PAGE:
Negroni Tropicale

Negroni Tropicale

Explore the tropical Negroni trend with the bartenders creating the new cocktail category.

Ah, September. It’s a month that carries both summer’s warmth and a hint of autumn. If September were a drink, it would be a Negroni Tropicale, a remix of the iconic cocktail with a distinctive flair. A Negroni Tropicale is many things, among them: a lovely Venn diagram of sweet-meets-bitter, citrus-plus-herbaceous, sultry warmth overlapping with a spike of acidity.

The Negroni, the classic cocktail that’s equal parts gin, sweet vermouth and Campari, has long captivated the bartender’s imagination, and in recent years, it has undergone a range of iterations that have become classics unto themselves. One-off riffs have taken off, leading to recognizable new styles and even entire menus centered on Negroni variations.

Enter the Negroni Tropicale.

“This style of Negroni is within an emerging category which did not exist previously,” New York bartender Garret Richard says. “It really started with bartenders taking the ingredients of tiki and saying, what else can we do with these ingredients?”

The Negroni specifically forms a great canvas for tropical flavors because of the acidity in vermouth and Campari’s biting citrus character, Richard says. Years ago, Richard created the Beachcomber Negroni, using clarified lime and a grapefruit-cinnamon cordial based off a Zombie recipe. It became a sensation in Manhattan. “People went [to our bar] especially for that.”

Garret Richard notes that Campari, in particular, pairs well with tropical flavors, from pineapple and passionfruit to coffee. “For some people, tropical drinks are just fruity but there are so many [tropical] drinks that are spice-driven, [and] even tea-driven,” he notes. “Campari can plug into all those things because the product is well balanced.”

Tropical flavors are emerging on menus, in part because the consumer wants them, San Francisco’s Kevin Diedrich says. “The general public palate wants to have that experience,” he says, noting, especially given the events of the past year, that consumers are seeking out ways to be transported away with a drink. “That essence of a tropical flavor for people–it’s about the experience, like a good movie that takes you away.”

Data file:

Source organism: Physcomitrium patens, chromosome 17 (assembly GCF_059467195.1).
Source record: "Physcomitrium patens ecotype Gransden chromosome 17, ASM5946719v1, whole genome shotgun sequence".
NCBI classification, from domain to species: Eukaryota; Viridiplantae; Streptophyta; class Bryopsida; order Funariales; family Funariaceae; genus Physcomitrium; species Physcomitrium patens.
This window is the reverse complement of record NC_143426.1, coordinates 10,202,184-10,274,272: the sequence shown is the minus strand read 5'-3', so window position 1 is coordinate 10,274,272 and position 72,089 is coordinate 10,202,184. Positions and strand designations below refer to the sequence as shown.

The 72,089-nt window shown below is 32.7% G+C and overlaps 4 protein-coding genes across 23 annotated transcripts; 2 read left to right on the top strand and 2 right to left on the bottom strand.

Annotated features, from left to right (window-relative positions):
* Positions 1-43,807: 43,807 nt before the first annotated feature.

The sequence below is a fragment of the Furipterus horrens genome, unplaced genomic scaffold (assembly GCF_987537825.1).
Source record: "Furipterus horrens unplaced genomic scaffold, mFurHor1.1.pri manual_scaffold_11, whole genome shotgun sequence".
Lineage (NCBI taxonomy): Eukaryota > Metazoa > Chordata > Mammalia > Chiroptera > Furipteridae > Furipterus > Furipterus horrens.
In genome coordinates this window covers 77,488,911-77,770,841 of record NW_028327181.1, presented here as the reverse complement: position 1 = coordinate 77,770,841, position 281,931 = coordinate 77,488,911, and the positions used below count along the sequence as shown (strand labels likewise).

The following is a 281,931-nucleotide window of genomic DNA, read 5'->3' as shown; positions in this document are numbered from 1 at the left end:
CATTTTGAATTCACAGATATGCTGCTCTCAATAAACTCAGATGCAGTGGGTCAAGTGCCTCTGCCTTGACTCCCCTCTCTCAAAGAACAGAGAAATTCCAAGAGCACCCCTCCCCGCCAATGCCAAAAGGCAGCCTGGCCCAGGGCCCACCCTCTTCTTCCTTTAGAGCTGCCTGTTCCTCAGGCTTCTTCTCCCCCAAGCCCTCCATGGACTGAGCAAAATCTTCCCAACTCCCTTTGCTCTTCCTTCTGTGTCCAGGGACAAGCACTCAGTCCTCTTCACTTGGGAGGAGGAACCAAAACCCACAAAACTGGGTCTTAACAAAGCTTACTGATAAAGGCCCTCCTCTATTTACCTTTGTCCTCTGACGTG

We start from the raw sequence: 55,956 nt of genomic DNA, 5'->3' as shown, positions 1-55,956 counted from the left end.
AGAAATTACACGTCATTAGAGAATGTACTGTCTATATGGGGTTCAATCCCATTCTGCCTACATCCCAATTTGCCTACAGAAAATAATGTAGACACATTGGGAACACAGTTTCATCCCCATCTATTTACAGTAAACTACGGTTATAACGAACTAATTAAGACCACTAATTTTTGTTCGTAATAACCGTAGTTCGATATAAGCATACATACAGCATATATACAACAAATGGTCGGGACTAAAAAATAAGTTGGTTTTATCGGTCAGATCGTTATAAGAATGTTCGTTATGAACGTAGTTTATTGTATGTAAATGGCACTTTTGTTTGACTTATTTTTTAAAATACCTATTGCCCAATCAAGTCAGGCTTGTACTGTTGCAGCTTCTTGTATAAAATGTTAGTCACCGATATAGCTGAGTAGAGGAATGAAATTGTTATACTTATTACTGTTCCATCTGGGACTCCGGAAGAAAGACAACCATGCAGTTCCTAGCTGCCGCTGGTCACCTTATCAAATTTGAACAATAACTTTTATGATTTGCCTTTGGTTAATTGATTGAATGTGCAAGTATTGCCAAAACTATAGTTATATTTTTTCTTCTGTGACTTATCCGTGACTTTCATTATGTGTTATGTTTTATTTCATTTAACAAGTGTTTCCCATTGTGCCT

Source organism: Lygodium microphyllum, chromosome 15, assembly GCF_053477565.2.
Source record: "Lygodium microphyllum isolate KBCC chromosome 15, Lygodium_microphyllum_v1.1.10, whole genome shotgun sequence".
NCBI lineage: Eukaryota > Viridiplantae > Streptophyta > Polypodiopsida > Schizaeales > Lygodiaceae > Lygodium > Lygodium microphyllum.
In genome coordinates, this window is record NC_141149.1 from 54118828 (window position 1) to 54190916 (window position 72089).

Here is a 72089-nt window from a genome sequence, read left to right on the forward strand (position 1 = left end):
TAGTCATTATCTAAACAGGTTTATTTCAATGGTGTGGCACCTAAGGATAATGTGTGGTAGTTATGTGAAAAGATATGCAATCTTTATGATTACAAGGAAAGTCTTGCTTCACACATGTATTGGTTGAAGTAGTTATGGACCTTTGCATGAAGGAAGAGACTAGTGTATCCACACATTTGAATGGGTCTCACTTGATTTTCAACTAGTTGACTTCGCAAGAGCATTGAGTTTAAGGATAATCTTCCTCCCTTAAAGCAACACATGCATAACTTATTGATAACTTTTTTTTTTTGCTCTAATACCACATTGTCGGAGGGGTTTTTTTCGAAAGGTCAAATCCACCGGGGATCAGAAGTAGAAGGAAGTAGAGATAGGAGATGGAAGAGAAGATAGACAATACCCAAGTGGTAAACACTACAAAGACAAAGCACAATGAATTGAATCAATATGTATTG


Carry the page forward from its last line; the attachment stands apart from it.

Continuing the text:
Diedrich’s Leeward Negroni, created for Negroni Week some years back, struck such a chord with consumers that what was supposed to be a one-off drink turned into a mainstay in his repertoire. Fat-washed coconut-infused Campari is mixed with gin, a pandan cordial and a few dashes of tiki bitters. “The Leeward incorporates tropical flavors without adding juice,” Diedrich says, noting that the pandan, commonly used in baking in East Asian countries, delivers a buttery nuttiness, while the coconut oil lends the drink a velvety texture.

How far can a drink stretch the limits of its style before it becomes something else entirely? Put another way: How do bartenders balance innovation while playing within a classic context?

“With these tropical variations, you have to keep the central DNA in mind,” Garret Richard says. “If you’re going to attach the name Negroni or Old Fashioned or what have you to a new style drink. You have to make sure that the person you’re giving it to can make that connection and it’s not too much of a leap of faith.”

“For me, a Negroni is something that’s spirit-forward,” Kevin Diedrich says. “It has to have a bittering element, it has to have Campari.”

Looking ahead: Will these new tropical variations become as recognizable and requested as cannonical Negroni spin offs like the Boulevardier and Oaxacan Negroni? Hard to say but Diedrich and Richard point to several exciting things that bode well for the drink. New products, such as East Asian gins made with calamansi and pandan are arriving in the West. Leading to more people experimenting with techniques and palates from a range of regions.

“We’ll start to see more interesting spirit-forward drinks that break the traditional rules,” Richard predicts